For fans of Jacqueline Winspear, Laurie R. King, and Anne Perry, Mr. Churchill’s Secretary captures the drama of an era of unprecedented challenge - and the greatness that rose to meet it.
London, 1940: Winston Churchill has just been sworn in, war rages across the Channel, and the threat of a Blitz looms larger by the day. But none of this deters Maggie Hope. She graduated at the top of her college class and possesses all the skills of the finest minds in British intelligence, but her gender qualifies her only to be the newest typist at No. 10 Downing Street. Her indefatigable spirit and remarkable gifts for codebreaking, though, rival those of even the highest men in government, and Maggie finds that working for the prime minister affords her a level of clearance she could never have imagined - and opportunities she will not let pass.
In troubled, deadly times, with air-raid sirens sending multitudes underground, access to the War Rooms also exposes Maggie to the machinations of a menacing faction determined to do whatever it takes to change the course of history.
Ensnared in a web of spies, murder, and intrigue, Maggie must work quickly to balance her duty to King and Country with her chances for survival. And when she unravels a mystery that points toward her own family’s hidden secrets, she’ll discover that her quick wits are all that stand between an assassin’s murderous plan and Churchill himself.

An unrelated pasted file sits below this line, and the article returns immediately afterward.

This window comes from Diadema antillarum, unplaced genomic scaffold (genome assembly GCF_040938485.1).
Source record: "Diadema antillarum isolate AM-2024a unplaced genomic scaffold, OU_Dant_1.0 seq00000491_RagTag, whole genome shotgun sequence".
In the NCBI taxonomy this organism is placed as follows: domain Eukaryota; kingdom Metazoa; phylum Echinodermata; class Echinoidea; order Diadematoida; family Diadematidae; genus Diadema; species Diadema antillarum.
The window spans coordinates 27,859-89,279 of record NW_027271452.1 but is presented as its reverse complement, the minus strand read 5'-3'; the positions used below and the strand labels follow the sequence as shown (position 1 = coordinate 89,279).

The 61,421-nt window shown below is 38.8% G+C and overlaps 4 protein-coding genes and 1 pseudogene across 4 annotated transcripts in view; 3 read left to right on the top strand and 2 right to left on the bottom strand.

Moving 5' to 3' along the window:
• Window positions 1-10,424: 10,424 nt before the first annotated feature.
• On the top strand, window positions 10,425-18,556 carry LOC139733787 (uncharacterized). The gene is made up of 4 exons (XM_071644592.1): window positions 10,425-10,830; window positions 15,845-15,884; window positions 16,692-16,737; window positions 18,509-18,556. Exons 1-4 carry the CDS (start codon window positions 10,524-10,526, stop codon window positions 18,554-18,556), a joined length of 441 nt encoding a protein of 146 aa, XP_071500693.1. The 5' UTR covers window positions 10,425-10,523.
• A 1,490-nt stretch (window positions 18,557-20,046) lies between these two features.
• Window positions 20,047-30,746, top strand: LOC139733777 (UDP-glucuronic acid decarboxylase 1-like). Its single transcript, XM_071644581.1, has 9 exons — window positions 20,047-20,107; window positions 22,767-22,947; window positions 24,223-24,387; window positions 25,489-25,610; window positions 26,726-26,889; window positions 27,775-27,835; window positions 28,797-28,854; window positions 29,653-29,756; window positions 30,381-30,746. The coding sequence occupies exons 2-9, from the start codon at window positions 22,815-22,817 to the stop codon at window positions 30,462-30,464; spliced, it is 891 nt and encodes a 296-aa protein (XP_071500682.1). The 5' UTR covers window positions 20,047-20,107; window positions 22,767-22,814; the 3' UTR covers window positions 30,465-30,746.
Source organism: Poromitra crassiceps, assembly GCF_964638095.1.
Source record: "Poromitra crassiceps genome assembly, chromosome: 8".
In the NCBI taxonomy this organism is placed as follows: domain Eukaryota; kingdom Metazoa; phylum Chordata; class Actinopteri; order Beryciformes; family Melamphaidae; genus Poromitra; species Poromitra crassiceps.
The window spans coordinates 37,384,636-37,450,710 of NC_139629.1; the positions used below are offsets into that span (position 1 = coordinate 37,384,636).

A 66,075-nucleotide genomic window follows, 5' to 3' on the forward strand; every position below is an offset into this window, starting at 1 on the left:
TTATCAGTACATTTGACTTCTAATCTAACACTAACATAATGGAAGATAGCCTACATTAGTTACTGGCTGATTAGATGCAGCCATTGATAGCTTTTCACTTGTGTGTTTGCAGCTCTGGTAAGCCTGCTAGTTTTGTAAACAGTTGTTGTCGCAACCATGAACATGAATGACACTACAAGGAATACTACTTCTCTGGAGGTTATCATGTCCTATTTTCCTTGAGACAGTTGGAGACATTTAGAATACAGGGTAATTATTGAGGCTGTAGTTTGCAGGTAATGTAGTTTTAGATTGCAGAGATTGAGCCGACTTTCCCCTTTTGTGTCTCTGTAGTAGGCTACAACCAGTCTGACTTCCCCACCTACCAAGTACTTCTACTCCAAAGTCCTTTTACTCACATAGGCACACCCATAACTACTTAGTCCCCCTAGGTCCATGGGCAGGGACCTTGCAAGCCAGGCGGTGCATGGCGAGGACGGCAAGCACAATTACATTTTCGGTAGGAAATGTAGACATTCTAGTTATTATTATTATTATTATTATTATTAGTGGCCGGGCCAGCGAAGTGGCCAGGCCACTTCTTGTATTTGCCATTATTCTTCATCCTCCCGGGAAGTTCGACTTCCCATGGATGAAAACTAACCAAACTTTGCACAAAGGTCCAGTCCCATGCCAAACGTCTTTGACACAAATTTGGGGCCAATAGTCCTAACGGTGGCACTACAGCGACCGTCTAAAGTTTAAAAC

In this daring debut, Susan Elia MacNeal blends meticulous research on the era, psychological insight into Winston Churchill, and the creation of a riveting main character, Maggie Hope, into a spectacularly crafted novel.
“This wonderful debut is intelligent, richly detailed, and filled with suspense.” (Stefanie Pintoff)
“A terrific read.... Chock full of fascinating period details and real people including Winston Churchill, MacNeal’s fast-paced thriller gives a glimpse of the struggles, tensions, and dangers of life on the home front during World War II.” (Rhys Bowen, author of Royal Blood and winner of the Agatha, Anthony, and Macavity awards)
“Think early Ken Follett, amp it up with a whip-smart young American not averse to red lipstick and vintage cocktails, season it with espionage during the London Blitz, and you’ve got a heart-pounding, atmospheric debut. I loved it.” (Cara Black, author of Murder in Passy)
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Enjoyed This New Author For Me.
I had no particular problem with any of the book. All women know the predjudice involved in evaluating our skills. I always enjoy a book about a woman who has interests, as an adult, that uses intellectual skills with being dehumanized. Maggie is smart, analytical, but very empathetic too. She doesn't try to be one of the guys except to try to excel at the things she does best.
The blending of history and fiction is very masterfully done. I am a Churchill fan and have read his biography. What a character.
Maggie because she is bright, grows with each experience and is very plucky.
When Maggie was being pursued and was hiding in the Anderson shelter. It taxed one to think a out how she could escape. Kept your attention.
What History Didn't Tell Us.
Immediately listened to the second book and am looking forward to the next. My dad was a WWII vet and I have read extensively about that era. It is fun to see the authors skill in using fact and fiction.
- Electic Chef